Yankeetown – Shell Mound – Cedar Key 2022
February 11 – 13, 2022
Photos below…click a photo to open the photo gallery.
Yankeetown is reminiscent of a small southern town that’s draped in a Spanish moss, tree canopy, along a scenic natural winding river, the Withlacoochee River. The river serves as a birthing area for manatees, a foraging area of dolphin and at night you hear the sounds of owls rather than traffic. As of 2020 the population was 588. There is no other place quite like Yankeetown, in the entire state of Florida.
Shell mound was constructed starting 6,000 years ago, by Native Indians over a period of 3,000 years. It is six miles outside Cedar Key on the Gulf Coast. It is believed to be the location of special gatherings for Native American groups across the broader region. Excavations by archaeologists have uncovered discarded oyster, clam, and whelk shells, bones of alligator, turtle and other animal life and the remains of large feasts that took place in the summer – likely celebrating the Summer Solstice.
Cedar Key is a 200-year-old waterfront village and is part of the Big Bend Shellfish Trail (the 80-mile trail from Steinhatchee to Yankeetown) The population is approx. 702 and it encompasses a total area of 2.1 sq miles. The “main street” is probably the most “urban” of our trip. There are mom-and-pop stores and restaurants that line the street with colorfully decorated murals on all the buildings.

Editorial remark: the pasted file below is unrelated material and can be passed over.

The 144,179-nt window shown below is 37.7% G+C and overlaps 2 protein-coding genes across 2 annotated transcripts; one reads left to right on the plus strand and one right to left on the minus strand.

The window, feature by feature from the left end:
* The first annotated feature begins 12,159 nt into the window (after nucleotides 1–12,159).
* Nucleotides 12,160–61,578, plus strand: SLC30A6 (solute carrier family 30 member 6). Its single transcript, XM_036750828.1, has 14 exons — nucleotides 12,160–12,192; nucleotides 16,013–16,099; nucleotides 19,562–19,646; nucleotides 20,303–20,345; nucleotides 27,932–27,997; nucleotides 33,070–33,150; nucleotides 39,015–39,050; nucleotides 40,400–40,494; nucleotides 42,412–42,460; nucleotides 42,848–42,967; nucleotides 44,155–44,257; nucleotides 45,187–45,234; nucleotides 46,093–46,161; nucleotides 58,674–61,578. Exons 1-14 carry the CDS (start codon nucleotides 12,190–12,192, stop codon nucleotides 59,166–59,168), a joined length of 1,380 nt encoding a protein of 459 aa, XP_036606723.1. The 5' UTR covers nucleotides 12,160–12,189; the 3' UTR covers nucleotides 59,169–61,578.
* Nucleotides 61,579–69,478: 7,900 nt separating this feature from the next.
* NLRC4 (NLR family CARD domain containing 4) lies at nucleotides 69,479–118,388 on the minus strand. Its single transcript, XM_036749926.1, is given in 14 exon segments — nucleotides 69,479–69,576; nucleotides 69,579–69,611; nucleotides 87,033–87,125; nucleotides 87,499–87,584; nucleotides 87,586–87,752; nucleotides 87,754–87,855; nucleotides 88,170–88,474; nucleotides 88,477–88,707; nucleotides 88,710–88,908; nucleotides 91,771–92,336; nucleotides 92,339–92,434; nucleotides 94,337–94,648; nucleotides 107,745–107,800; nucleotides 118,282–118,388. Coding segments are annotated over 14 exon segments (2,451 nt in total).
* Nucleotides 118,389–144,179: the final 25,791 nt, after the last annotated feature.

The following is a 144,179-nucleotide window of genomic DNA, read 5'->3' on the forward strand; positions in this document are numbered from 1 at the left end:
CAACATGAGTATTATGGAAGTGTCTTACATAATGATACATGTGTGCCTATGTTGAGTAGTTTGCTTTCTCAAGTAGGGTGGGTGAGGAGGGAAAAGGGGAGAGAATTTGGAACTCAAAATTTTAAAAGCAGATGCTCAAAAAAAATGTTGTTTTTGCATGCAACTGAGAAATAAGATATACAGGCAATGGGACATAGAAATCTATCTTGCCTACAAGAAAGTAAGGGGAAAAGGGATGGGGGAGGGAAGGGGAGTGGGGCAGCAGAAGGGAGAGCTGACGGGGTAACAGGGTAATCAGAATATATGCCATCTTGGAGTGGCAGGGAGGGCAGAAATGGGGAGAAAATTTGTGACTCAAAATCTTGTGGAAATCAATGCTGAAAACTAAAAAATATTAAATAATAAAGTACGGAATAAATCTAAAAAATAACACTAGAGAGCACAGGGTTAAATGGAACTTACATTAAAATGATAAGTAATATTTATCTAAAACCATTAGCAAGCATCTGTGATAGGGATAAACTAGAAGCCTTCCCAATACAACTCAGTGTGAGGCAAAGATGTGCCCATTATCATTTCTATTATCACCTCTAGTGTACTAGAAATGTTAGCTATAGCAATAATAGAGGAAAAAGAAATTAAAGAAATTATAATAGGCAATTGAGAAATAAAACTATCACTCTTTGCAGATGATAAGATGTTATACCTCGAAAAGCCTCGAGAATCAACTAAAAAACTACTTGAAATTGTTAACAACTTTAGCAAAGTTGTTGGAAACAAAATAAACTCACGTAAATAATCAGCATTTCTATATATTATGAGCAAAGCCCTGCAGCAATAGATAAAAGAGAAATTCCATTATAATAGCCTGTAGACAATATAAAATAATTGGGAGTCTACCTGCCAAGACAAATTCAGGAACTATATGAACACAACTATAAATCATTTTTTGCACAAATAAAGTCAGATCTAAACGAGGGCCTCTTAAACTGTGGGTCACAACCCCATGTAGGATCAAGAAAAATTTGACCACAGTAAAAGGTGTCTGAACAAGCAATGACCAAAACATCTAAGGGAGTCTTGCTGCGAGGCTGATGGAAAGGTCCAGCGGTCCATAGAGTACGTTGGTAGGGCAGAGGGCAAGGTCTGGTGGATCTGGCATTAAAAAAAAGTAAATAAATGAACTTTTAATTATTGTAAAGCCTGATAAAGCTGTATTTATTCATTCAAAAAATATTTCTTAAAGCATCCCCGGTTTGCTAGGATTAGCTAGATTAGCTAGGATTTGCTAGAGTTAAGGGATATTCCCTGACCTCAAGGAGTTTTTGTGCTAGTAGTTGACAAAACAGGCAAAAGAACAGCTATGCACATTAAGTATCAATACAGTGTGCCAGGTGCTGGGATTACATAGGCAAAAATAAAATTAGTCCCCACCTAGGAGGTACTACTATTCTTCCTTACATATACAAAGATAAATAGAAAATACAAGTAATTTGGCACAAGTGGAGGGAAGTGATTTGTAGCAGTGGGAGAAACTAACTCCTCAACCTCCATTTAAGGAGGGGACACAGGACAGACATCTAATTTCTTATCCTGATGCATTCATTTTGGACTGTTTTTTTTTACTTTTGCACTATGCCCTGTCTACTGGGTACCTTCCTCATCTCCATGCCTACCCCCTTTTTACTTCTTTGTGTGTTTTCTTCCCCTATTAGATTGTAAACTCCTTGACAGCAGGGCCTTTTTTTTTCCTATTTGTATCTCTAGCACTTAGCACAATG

Clams are a big deal in Cedar Key. They say they are the sweetest in the world. We made sure we stopped into Tony’s Seafood restaurant to sample their clam chowder. Tony’s is a tiny restaurant with about 10 tables and 2 waitresses who have been there forever. Tony’s clam chowder won three consecutive championships in the annual Great Chowder Cook-Off in Newport, R.I. The competition is judged by tens of thousands of attendees. Cary and I each had a bowl and OMG! It was delicious!